Turkey’s uncertainty leaves little appeal for investors, says strategist

Turkish President Recep Tayyip Erdogan (C) makes a gesture while giving a speech on stage, with on the basis of banknotes of the Turkish lira, during the annual evaluation meeting for the year 2019. Ankara, 16 January 2020.

ADEM ALTAN | AFP

The unpredictability of Turkey’s fiscal and monetary policy means investors should stay away until normalcy is restored, according to Ozan Ozkural, managing partner of boutique investment firm Tanto Capital Partners.

The Turkish lira collapsed to previously unimaginable record lows this week as the country’s central bank, TCMB, continues to cut interest rates despite rising double-digit inflation.

Inflation is approaching 20% ​​in the country with around 85 million people, which means that the prices of basic commodities have risen sharply, while wages in the local currency have been devalued considerably.

In a speech to CNBC’s “Squawk Box Europe” on Wednesday, Ozkural said the problem lay not only in the contradictory easing of monetary policy that central banks around the world are looking to tighten, but with the method by which it is carried out.

“Investors, we do not like anything less, if you will, than an unpredictable monetary and fiscal policy, and therefore Turkish assets and Turkish risk are becoming very difficult to price,” Ozkural said.

“In this context, I just can not imagine any investor entering the country in the short term before this changes.”

Turkish President Recep Tayyip Erdogan has defended his central bank’s continued easing of monetary policy, an approach he has pushed for in an attempt to “lift this scourge of interest from the people’s backs”.

The central bank has lowered its primary key interest rate by 300 basis points since September, sending the already depreciating currency into free fall as investors flee Turkish assets.

“Turkey is a large country, it is geostrategically very important, the market dynamics, the demographics work to its advantage, and it is extremely resistant to shock,” Ozkural said, adding that the Turkish economy has proven capable of dealing with crises in the past. .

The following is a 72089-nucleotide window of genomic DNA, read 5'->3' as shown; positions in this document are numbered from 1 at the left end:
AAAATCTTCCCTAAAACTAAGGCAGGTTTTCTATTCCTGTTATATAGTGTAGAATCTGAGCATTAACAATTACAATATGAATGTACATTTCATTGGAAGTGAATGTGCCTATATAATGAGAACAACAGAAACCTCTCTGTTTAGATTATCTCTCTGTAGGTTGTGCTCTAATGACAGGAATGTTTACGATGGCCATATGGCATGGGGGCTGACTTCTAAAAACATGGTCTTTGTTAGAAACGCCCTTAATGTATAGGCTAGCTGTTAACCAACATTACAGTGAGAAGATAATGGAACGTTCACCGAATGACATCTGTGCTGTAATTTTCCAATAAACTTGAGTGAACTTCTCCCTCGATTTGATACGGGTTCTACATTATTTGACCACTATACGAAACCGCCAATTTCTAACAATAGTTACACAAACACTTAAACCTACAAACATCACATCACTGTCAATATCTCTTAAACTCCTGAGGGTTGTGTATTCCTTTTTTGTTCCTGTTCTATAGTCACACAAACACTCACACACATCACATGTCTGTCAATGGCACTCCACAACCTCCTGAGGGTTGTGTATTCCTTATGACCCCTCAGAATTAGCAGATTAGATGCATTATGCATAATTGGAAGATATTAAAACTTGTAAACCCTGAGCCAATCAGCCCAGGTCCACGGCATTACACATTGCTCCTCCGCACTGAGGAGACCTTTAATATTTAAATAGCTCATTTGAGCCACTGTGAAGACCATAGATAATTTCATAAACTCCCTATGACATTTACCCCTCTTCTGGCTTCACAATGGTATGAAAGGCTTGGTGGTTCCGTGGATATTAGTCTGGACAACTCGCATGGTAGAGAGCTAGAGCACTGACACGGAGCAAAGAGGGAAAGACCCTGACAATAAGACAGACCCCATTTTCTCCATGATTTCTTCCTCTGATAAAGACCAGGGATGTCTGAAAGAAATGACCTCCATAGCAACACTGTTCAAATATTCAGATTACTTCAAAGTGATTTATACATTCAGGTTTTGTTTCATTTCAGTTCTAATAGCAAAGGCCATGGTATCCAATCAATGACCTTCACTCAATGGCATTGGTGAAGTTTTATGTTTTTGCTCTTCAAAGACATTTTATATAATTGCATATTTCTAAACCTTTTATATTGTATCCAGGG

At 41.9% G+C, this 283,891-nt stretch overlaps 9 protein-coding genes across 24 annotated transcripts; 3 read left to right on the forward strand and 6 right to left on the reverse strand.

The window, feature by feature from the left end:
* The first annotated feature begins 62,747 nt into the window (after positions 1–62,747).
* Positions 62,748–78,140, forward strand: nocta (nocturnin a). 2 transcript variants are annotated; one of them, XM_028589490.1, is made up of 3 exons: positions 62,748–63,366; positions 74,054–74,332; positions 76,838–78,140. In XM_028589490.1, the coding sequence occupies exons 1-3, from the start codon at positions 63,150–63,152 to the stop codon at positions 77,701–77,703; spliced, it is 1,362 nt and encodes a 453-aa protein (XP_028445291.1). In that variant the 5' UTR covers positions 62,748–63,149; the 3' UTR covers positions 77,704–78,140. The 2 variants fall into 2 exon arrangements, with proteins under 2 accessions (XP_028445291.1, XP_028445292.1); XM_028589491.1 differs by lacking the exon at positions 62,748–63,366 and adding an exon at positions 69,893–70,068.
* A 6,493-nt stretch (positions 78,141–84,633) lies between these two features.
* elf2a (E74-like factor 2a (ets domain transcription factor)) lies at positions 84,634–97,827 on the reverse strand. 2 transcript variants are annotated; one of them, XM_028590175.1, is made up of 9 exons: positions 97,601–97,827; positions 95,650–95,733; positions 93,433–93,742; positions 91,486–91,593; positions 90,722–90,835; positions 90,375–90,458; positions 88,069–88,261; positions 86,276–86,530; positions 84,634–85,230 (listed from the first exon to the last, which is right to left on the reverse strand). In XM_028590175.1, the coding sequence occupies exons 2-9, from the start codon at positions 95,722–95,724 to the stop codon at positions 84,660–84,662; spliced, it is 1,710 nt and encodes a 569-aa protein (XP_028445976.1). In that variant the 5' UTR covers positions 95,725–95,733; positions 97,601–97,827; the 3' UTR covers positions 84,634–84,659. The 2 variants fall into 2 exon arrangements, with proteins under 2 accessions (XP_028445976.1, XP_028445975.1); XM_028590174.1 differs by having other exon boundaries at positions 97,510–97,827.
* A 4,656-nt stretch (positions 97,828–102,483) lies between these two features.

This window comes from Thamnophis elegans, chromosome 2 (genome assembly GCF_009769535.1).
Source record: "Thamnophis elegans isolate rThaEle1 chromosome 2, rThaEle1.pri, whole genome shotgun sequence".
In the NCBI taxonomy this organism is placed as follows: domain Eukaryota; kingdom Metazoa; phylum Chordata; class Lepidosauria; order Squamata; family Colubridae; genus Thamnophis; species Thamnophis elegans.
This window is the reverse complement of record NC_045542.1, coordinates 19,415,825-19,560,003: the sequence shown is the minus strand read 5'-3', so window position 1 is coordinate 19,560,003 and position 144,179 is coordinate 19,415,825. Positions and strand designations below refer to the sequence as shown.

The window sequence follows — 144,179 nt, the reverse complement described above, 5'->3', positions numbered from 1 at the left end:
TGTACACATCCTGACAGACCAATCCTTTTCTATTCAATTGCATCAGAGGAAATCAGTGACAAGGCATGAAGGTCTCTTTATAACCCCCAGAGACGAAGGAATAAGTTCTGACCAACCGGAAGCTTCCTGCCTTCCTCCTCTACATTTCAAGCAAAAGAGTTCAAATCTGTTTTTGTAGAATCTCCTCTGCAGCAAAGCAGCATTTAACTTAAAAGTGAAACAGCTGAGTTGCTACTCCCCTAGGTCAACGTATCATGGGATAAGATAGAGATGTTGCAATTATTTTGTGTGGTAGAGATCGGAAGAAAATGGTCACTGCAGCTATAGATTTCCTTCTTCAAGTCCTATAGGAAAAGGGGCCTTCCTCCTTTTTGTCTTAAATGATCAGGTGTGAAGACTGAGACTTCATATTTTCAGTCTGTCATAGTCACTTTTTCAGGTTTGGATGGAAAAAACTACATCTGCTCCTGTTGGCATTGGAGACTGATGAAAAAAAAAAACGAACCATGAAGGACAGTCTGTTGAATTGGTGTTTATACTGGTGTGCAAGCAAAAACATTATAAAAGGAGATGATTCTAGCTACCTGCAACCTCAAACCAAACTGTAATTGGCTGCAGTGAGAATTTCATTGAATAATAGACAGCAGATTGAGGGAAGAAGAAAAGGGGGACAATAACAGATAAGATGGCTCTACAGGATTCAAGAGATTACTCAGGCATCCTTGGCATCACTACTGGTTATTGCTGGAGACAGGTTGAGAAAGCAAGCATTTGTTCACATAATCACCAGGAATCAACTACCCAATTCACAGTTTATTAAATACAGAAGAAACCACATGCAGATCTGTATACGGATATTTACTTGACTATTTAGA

But he suggested that investing in Turkish assets at present carries too many unknowns, even over an extended period of time.

“In this current climate, until we shift to a fundamentally credible reformist stance – in either this government or, when the election takes place, the next one – it is very difficult to invest long-term in the country right now,” he said.

“But that does not take away from how important and significant Turkey will be to investors in the medium to long term.”

A ‘fundamental change’ in the functioning of the TCMB

The lira has been falling for several years, from trading around 3.5 to the dollar in mid-2017 to the previously unimaginable 13.44 on Tuesday. Much of this decline was driven by geopolitical tensions, a significant balance of payments deficit, rising debt and declining foreign exchange reserves, exacerbated by Erdogan’s strong opposition to interest rate hikes.

But in a research note Tuesday, Goldman Sachs highlighted that “the reasons for the current sale are different from the past.”

“The current account deficit, the most important vulnerability in 2020, has more than halved compared to last year. We have only observed a limited acceleration in lending growth and a slight increase in the dollarization recently,” said Goldman Sachs employee Murat Unur and economist Clemens Grafe.

Turkish President Tayyip Erdogan speaks during a meeting with business people in Istanbul, Turkey, on January 15, 2021.

President’s Press Office | via Reuters

They also pointed out that portfolio flows, derivative exposures and debt throughput rates had not changed significantly up to this point.

“We therefore believe that the divestment has been primarily driven by the impact of interest rate cuts on local expectations and the demand for TRY.”

Unur and Grafe suggested that the recent interest rate cuts represent a “fundamental change in TCMB’s response function.”

“While it could be argued that TCMB has been overly dove-like in the past – such as cutting deep in 2020H1 and delaying rate hikes in 2020H2 – it is not entirely contrary to what domestic production and inflation conditions require, especially on a a time like this, when the Lira is significantly under pressure and global financial conditions are tightening, “they said.

“A different TCMB response function and the increased importance of expectations to drive asset prices increase the difficulty of predicting over the next few months.”

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